I then added:
1/2 cup raisins
1/2 cup dried cranberries (not called for in the recipe, but we are in Massachusetts so we always keep some in the kitchen -- NOT Craisins)
16 dried apricots, quartered
28-ounce can of diced tomatoes
1 cup chicken stock

I omitted the 1/2 cup of pitted green olives called for in the recipe, because it is known the world over that PAM HATES OLIVES.

I simmered, covered for a half hour (should have been 45-60 minutes, but we were getting hungry). I then topped this with some fresh parsley and served it with noodles (instead of the called-for rice).

The result was not very photogenic -- hence the photo boosted from a cooking school above -- but it was delicious!

Scallops with Lemon-Basil Sauce

This one showed up on my Facebook feed over the weekend. Since we were at our beach house and, therefore, near our fishmonger, and because basil is my favorite herb, we decided to try it immediately. The FB post had a video with it that made it look super simple, and the written instructions said the prep time was only 3 minutes (with a cook time of twelve) so it seemed like it would be an easy weekend dish. Overall, I would say it was, although the prep time was longer than indicated, and it made a way bigger mess than it did in the video. There were a lot of dishes to wash afterwards as well. It was quite delicious though, and will be worth making again. It also made for fabulous leftovers. Find the written recipe here. I followed the recipe as presented, except I used fettuccine instead of angel hair pasta.

Monday, March 27, 2017

Irish Soda Bread


It has been over a week since St. Patrick's Day and I am finally catching up on my blogging. We eschewed the not-really-traditional corned beef and cabbage and had some truly inauthentic shamrock-shaped pasta instead (purchased from Costco). As suggested on the package I made some vodka sauce to go on top.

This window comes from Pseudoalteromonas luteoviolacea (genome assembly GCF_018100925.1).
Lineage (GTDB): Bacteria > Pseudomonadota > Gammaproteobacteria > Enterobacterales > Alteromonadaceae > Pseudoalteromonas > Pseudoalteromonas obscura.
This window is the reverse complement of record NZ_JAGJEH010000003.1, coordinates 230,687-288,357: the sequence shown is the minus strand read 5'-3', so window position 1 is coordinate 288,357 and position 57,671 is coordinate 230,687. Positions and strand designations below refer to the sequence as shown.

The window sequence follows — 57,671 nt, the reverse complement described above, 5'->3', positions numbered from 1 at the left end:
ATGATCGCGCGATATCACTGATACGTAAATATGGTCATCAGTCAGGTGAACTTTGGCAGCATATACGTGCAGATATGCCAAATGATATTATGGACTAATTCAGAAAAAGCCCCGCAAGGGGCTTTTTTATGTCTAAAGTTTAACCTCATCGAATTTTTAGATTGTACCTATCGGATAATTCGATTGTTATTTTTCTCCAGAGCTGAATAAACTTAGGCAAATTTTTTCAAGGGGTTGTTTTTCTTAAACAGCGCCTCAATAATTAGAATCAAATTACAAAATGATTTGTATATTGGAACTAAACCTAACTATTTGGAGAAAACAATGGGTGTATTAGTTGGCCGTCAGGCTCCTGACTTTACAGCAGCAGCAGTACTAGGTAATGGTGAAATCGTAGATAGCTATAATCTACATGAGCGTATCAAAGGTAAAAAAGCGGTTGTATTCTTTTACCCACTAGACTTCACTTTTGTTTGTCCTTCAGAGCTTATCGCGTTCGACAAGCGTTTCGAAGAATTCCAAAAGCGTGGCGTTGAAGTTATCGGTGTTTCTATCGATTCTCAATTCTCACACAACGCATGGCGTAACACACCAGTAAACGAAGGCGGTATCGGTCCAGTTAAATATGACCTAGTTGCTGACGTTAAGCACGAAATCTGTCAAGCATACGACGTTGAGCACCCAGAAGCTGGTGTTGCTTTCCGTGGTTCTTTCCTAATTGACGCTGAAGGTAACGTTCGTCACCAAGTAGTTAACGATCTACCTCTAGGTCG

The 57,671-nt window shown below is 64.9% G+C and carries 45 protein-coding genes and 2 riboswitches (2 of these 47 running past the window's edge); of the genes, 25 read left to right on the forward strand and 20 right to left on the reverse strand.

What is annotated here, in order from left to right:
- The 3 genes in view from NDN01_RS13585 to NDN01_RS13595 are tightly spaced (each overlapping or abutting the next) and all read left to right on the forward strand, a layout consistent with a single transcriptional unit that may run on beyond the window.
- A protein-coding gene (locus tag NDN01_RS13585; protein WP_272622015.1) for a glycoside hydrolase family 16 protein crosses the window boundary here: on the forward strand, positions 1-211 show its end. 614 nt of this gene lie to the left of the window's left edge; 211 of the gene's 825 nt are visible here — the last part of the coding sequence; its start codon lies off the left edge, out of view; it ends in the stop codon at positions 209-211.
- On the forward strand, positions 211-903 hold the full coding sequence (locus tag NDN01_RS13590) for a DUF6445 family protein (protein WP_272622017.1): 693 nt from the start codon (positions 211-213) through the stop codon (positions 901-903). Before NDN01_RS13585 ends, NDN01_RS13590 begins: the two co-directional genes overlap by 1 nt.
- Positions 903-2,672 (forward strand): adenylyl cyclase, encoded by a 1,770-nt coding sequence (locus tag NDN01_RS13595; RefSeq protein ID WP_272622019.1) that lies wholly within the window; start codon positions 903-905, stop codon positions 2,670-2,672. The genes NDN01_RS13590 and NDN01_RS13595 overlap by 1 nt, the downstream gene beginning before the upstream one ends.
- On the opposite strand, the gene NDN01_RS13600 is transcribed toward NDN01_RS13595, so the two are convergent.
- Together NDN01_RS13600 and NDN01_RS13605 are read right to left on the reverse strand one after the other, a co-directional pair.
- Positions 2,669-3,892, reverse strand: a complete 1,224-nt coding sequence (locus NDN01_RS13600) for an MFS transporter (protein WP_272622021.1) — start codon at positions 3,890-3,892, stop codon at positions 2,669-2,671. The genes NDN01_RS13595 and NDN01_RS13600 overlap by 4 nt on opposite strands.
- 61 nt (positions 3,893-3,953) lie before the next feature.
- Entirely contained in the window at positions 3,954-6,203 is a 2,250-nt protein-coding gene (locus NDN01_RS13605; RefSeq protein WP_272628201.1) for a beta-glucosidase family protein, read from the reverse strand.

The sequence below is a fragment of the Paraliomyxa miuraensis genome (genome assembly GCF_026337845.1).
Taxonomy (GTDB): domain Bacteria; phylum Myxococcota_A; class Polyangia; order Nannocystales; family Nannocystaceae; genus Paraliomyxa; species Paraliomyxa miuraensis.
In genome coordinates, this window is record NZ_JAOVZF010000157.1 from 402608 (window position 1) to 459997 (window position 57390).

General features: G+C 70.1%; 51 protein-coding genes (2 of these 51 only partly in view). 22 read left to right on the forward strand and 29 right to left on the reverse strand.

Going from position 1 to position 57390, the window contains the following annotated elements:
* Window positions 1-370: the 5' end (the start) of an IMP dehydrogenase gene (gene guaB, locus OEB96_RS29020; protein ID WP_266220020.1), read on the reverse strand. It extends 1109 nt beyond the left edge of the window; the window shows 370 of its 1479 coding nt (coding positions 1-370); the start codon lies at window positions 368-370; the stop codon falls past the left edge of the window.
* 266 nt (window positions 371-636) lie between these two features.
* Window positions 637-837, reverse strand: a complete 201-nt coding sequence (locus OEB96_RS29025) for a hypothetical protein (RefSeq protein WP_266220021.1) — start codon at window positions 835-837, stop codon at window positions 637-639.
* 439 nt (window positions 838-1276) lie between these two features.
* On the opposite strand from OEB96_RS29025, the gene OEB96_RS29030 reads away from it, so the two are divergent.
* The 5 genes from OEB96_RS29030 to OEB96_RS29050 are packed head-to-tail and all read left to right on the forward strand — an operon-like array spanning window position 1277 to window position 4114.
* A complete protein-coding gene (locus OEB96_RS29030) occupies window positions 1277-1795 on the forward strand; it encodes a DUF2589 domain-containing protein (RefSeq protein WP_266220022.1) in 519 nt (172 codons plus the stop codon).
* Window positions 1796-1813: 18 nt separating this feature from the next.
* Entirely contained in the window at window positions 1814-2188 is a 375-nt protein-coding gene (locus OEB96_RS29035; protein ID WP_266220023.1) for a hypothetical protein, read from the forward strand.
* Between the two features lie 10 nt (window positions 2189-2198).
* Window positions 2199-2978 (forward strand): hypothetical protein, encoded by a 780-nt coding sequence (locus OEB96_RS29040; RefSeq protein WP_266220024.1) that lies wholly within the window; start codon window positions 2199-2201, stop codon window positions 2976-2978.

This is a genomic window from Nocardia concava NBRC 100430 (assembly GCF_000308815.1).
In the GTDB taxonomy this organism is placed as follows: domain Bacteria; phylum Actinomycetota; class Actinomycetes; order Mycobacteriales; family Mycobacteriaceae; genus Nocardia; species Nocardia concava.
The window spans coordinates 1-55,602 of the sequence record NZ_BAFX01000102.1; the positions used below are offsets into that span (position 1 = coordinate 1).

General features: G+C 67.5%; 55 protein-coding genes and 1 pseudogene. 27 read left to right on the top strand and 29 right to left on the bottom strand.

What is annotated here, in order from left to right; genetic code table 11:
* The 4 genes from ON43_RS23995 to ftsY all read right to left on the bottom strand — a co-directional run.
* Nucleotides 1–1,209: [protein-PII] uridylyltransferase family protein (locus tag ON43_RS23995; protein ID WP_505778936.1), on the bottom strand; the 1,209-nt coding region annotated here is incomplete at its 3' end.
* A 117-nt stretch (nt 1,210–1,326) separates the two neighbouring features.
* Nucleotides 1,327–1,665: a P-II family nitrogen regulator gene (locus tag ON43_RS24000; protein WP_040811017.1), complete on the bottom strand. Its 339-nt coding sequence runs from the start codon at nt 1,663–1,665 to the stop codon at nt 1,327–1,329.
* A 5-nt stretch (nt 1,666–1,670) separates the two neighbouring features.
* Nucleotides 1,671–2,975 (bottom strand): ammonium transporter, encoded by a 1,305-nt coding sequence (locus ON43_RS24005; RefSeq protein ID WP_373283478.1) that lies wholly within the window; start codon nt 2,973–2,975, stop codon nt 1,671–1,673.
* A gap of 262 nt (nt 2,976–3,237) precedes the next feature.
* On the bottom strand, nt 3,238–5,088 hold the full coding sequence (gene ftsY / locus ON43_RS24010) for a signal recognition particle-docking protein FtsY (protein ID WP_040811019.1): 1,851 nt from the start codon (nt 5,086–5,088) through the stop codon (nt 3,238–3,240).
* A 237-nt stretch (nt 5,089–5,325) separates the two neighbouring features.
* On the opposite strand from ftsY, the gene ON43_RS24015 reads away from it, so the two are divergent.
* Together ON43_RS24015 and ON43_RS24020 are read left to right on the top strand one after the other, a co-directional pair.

However, so as not to forgo an opportunity to prepare a new recipe I decided to make some Irish Soda bread to go with it. I found a good recipe in my trusty Deborah Madison vegetarian cookbook. The recipe is above. I made two changes to the ingredients as listed. I used wheat germ in place of wheat bran, and I added raisins. The bread was just a bit sweet and made a nice complement to the pasta, and made us feel like we celebrated St. Patrick's Day as we should have.

Thursday, March 16, 2017

Snow Day...Pi Day!




I recently learned about something called our "aspirational selves". These are our selves who put foreign films and documentaries on our Netflix list, but never feel like watching them; or buy nicer clothes than we would normally ever really hope to wear; or perhaps save that rather complicated recipe intending to make it when you have more time. Your aspirational self really wants to believe that you will watch those cerebral films, and that you will be the sort of person who gets invited to some shin dig where you can don your fancy duds, and just knows that someday you will make that souffle.